Go ahead. I dare you. Google "best ever brownies". Don't worry I will wait. Done yet? Of course not! Google best ever brownies and you may as well kiss goodbye your
A good, nay, great brownie recipe should have two characteristics. A crackly top. And a fudgey (fudgy?) interior. Sorry, cakey brownie lovers, but fudgey wins over here. If I wanted cake, I'd eat cake! When I bite into a brownie, I expect to crunch through a chocolatey exterior to discover that ooey, gooey, fudgeyness (that's a word, right?) on the inside. These brownies delivered on both counts. Crackly top? Check. Fudgey interior? Check, check. Best ever brownies? Who knows, but they were d*#@ good! Have I got you clamoring to your cupboards to fish out that container of cocoa powder yet?
To be even more of a sweet genius, I threw in some crushed Oreos. Have you seen the latest study on oreos? So you can't blame me for throwing them in. Perhaps, that also explains how when I had the idea earlier in the week to make oreo brownies and picked up a package that only a mere 3 days later only a dozen cookies remained. Self control wasn't exactly my forte this week, people. It can't be helped, it's scientifically proven! Where are the oreos in those photos? I can hear you, out there! The recipe calls for pouring a hot butter and sugar mixture into a egg mixture. If you add the oreos in to the hot mixture, they tend melt into the batter. Trust me, you will still taste them, but you won't necessarily see them. If you are more patient then myself, wait about 20 minutes then add in your oreos. But, if you are like me then you throw them in and get to eating your brownies a little earlier! This is not a moment for delayed gratification.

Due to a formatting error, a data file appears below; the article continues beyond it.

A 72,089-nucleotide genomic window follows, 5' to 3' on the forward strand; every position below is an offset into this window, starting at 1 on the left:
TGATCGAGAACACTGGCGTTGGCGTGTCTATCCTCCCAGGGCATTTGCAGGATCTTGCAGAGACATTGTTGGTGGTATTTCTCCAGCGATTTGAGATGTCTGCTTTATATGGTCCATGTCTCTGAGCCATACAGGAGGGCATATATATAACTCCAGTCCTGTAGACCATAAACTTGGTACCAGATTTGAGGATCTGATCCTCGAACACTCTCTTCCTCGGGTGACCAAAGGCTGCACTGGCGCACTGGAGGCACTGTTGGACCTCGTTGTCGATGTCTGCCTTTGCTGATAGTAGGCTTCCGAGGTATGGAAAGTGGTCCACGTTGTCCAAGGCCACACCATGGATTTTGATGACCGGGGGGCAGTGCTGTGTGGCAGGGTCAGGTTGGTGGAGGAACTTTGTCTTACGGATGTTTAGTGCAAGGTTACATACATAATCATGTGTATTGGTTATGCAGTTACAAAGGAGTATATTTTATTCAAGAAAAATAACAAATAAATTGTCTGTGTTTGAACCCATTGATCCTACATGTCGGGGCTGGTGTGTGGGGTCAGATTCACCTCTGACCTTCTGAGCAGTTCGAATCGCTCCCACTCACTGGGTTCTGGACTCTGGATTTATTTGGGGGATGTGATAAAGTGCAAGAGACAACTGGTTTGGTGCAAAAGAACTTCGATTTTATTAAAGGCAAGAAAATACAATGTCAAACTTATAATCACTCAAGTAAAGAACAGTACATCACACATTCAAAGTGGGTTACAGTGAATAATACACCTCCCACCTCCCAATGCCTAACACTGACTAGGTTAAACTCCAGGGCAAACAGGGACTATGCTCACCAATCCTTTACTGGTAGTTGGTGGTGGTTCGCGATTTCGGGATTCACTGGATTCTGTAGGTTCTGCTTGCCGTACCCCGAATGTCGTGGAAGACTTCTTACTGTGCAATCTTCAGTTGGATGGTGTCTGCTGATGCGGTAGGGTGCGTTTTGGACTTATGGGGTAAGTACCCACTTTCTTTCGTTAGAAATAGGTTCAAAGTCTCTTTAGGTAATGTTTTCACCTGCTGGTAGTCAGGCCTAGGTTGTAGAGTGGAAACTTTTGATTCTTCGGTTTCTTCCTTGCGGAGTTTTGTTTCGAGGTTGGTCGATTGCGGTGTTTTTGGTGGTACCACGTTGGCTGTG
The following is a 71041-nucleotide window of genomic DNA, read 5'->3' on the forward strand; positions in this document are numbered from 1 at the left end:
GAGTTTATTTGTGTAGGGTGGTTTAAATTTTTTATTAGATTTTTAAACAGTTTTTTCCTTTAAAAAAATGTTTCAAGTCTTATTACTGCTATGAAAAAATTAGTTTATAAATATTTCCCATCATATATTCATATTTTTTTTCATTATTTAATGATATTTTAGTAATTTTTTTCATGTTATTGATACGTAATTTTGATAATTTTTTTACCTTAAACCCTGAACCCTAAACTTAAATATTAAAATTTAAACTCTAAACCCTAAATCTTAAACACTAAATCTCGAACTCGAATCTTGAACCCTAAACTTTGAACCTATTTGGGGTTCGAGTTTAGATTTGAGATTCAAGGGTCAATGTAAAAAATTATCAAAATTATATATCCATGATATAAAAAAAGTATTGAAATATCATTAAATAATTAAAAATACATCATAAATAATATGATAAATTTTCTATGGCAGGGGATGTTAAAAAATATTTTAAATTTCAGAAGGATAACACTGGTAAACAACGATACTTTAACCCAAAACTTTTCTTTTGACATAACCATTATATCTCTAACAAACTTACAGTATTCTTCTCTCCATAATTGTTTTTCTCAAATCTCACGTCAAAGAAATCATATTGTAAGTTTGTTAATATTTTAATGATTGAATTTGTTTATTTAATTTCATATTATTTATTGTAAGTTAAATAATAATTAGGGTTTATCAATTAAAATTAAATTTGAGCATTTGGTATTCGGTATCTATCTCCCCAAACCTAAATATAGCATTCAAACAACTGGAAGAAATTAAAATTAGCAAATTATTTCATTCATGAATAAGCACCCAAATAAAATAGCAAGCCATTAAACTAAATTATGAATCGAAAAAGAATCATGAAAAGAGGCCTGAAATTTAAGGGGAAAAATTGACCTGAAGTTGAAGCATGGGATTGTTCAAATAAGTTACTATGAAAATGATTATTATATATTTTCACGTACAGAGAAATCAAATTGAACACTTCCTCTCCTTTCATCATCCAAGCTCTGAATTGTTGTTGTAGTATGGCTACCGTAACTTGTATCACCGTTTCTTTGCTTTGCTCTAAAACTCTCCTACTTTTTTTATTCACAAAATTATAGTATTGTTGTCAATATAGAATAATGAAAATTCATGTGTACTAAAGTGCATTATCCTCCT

I adjusted this recipe from a site I visit frequently, King Arthur Flour. The original recipe called for Dutch-process cocoa powder. I could uncover a container of natural cocoa powder. Fear not if you are in the same boat! Natural cocoa powder can be substituted for dutch process. So row on people! If you want the full nitty gritty on these two cousins of powder, I highly recommend skipping on over to Joy The Baker, and read her post on Dutch vs. Natural Cocoa Powder. Then you should skip off to the pantry and whip up some of these brownies!
Note: I used natural cocoa powder because that is all I had on hand. The original recipe calls for dutch process cocoa powder. I can only speak for how my brownies came out. So use what you have! And I used 12 oreos because sadly that is all I had left! Of course, I highly recommend you use more!
Print this recipe!
- 4 large eggs
- 1 1/4 cup natural cocoa powder
- 1 teaspoon baking powder
- 1 teaspoon salt
- 1 teaspoon baking powder
- 1 Tablespoon vanilla extract
- 1 cup (2 sticks) unsalted butter
- 2 1/4 cups sugar
- 1 1/4 cups all purpose flour
- 12 oreos, crushed
1. Preheat the oven to 350°F. Lightly grease a 9" x 13" pan
2. Crack the 4 eggs into a bowl, and beat them with the cocoa, salt, baking powder, espresso powder, and vanilla till smooth.
3. In a medium-sized microwave-safe bowl, or in a saucepan set over low heat, melt the butter, then add the sugar and stir to combine. Or simply combine the butter and sugar, and heat, stirring, until the butter is melted. Continue to heat (or microwave) briefly, just until the mixture is hot (about 110°F to 120°F), but not bubbling; it'll become shiny looking as you stir it. Heating the mixture to this point will dissolve more of the sugar, which will yield a shiny top crust on your brownies.
4.Add the hot butter/sugar mixture to the egg/cocoa mixture, stirring until smooth.
5. Add the flour and oreos, again stirring until smooth. Note: If you want the oreos to remain intact in the baked brownies, rather than melting in, let the batter cool in the bowl for about 20 minutes before stirring in the chips.
6. Spoon the batter into a lightly greased 9" x 13" pan.
7. Bake the brownies for about 30 minutes, until a cake tester inserted into the center comes out clean, or with just a few moist crumbs clinging to it. The brownies should feel set on the edges, and the center should look very moist, but not uncooked. Remove them from the oven and cool on a rack before cutting and serving.